And while state law shapes local courts, federal courts shelter them from most scrutiny. In theory, federal courts partner with state courts in a complementary scheme to administer justice nationwide. But because ordinary rules of appellate procedure—like deferring to a trial court’s factfinding absent clear error—circumscribe an appellate court’s review, and because so few local cases are reviewed by appellate courts in any event, Our Federalism’s respect for state courts is more properly understood as a respect for local courts, Weinstein-Tull concludes. So understood, doctrines such as preclusion, abstention, and habeas corpus—which “purport to vindicate federalism values by promoting state courts generally”—require federal courts to defer to local courts’ decision-making specifically. When federal courts deny habeas petitions, for example, they rely on a record primarily developed in a local court to do so—one that may lack interpreters or even a standard process for requesting transcripts of its proceedings.
Apart from deferring to their decision-making, federal courts also protect local courts through stringent doctrines that shelter them and their officials from reform efforts. Standing requires litigants to prove that they would likely reappear before the local court—eliding the fact that many litigants in local courts are not repeat players. And litigants whose claims can pass through the courthouse doors are often thwarted by generous immunity doctrines. Because of this, all but the worst offenses go unreviewed.
All of this, Weinstein-Tull argues, should lay to rest the “myth of the state court”: “the idea that state courts are an analytically coherent concept that we can discuss as a single, monolithic alternative to federal courts.” Common arguments for the value of state courts—really, local courts—in judicial federalism focus on their capacity for experimentation, their distinctive interpretation of constitutional concepts, and their ability to communicate state preferences through federal-law adjudication. Yet these values are served best when local courts are diverse and visible. But local courts are not diverse and visible; they’re diverse and obscure. We cannot evaluate whether local courts live up to these values because we cannot see what local courts do. Rather than shy away from this and pretend that local courts are rough facsimiles of federal courts, Weinstein-Tull urges us to view them earnestly and on their own terms.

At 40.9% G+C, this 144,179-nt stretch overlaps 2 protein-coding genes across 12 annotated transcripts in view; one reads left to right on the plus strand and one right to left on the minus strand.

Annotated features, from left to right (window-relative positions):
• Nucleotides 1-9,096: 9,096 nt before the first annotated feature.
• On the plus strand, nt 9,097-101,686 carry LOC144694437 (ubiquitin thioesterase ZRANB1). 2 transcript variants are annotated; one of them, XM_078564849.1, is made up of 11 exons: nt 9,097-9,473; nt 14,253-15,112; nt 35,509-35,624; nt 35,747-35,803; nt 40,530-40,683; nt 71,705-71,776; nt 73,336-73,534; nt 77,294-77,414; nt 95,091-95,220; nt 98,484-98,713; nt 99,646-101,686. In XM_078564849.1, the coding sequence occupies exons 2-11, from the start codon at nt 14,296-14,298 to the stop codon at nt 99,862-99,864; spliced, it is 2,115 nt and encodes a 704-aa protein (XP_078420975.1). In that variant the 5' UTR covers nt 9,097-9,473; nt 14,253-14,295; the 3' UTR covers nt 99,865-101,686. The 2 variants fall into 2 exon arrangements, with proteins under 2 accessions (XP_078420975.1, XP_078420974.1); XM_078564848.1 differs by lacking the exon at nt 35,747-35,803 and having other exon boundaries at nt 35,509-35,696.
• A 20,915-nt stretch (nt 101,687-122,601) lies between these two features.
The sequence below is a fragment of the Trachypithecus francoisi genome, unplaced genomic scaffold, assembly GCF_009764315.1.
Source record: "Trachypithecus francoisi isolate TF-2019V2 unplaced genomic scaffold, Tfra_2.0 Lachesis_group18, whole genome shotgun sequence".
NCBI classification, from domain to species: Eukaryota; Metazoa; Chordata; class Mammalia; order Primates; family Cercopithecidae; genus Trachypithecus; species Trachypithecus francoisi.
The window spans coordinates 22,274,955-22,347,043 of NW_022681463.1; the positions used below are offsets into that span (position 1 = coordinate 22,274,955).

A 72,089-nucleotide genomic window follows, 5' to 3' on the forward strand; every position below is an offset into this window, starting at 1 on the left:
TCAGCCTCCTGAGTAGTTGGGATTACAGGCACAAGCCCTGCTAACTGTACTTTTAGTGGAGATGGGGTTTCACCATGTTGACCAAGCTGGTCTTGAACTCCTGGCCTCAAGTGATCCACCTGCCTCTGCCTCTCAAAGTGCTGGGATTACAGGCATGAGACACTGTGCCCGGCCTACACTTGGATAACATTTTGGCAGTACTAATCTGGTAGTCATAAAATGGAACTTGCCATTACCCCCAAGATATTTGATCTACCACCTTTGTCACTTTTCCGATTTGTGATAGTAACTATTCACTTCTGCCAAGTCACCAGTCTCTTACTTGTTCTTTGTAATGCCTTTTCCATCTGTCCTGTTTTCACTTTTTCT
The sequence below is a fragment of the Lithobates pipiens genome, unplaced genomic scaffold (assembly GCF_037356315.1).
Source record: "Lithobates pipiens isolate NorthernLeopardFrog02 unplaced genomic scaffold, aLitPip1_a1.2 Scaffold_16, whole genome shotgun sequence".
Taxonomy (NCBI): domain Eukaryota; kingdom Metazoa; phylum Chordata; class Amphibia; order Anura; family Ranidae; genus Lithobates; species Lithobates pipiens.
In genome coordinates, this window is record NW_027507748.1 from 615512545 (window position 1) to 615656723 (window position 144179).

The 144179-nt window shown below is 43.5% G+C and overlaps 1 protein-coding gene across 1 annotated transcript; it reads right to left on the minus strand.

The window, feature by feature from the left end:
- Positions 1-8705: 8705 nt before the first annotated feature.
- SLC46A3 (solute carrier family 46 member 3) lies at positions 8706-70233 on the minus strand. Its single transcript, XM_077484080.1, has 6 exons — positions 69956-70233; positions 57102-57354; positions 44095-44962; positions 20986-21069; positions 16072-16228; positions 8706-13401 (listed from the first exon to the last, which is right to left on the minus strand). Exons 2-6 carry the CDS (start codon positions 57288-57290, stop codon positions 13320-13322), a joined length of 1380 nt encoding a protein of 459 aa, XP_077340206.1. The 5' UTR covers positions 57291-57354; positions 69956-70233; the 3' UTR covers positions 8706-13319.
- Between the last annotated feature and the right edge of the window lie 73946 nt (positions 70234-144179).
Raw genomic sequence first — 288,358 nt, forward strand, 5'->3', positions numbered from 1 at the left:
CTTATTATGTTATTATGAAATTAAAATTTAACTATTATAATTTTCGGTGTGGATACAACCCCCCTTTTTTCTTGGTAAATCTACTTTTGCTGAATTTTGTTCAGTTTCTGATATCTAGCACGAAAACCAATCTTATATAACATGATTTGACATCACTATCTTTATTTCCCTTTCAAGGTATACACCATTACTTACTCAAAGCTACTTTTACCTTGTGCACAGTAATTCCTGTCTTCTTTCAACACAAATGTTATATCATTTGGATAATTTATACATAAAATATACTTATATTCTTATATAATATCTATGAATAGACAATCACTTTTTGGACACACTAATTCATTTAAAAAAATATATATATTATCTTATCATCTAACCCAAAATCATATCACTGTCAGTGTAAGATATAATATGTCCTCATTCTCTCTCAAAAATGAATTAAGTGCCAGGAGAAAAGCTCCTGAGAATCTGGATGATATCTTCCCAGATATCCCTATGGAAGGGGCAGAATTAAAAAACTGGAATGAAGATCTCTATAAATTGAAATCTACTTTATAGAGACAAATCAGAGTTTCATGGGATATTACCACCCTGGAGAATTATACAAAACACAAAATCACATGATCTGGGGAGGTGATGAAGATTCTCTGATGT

And what might an earnest look entail? For their part, states should require local courts to show their work; publishing their opinions and proceedings, Weinstein-Tull suggests, would enable stronger oversight. Federal courts, on the other hand, must be more aware of the reality, rather than the myth, of state courts, tailoring their doctrines to better vindicate federalism’s values. Beyond these suggestions, Weinstein-Tull also imagines future lines of scholarly inquiry. Scholars might ask how local-court jurisprudence actually functions, rather than assuming that local courts inflexibly apply the methodologies and doctrines of higher courts. They might also investigate how local courts exercise their considerable discretion too. These inquiries, Weinstein-Tull predicts, are among the first steps toward reconnecting us with “the law in our lives.”
Local courts matter now more than ever. As the pandemic courses through the United States, local courts have reacted with timely ingenuity. Some have begun what might be called modern-day circuit riding, travelling in RVs through towns to meet with litigants directly. Others have forged ahead with pilot programs that tackle the cresting eviction crises washing over their communities. But many local courts, reliant on local funding, have begun to curtail their staff and operations. “Local courts,” Weinstein-Tull says, “reflect the justice we have, not the justice we aspire to or the justice required by written law.”
His excellent article not only reminds us of this oft-overlooked fact but also lays the foundation for fruitful future scholarship and reform.
The author’s views here are his own and do not necessarily reflect his employer’s.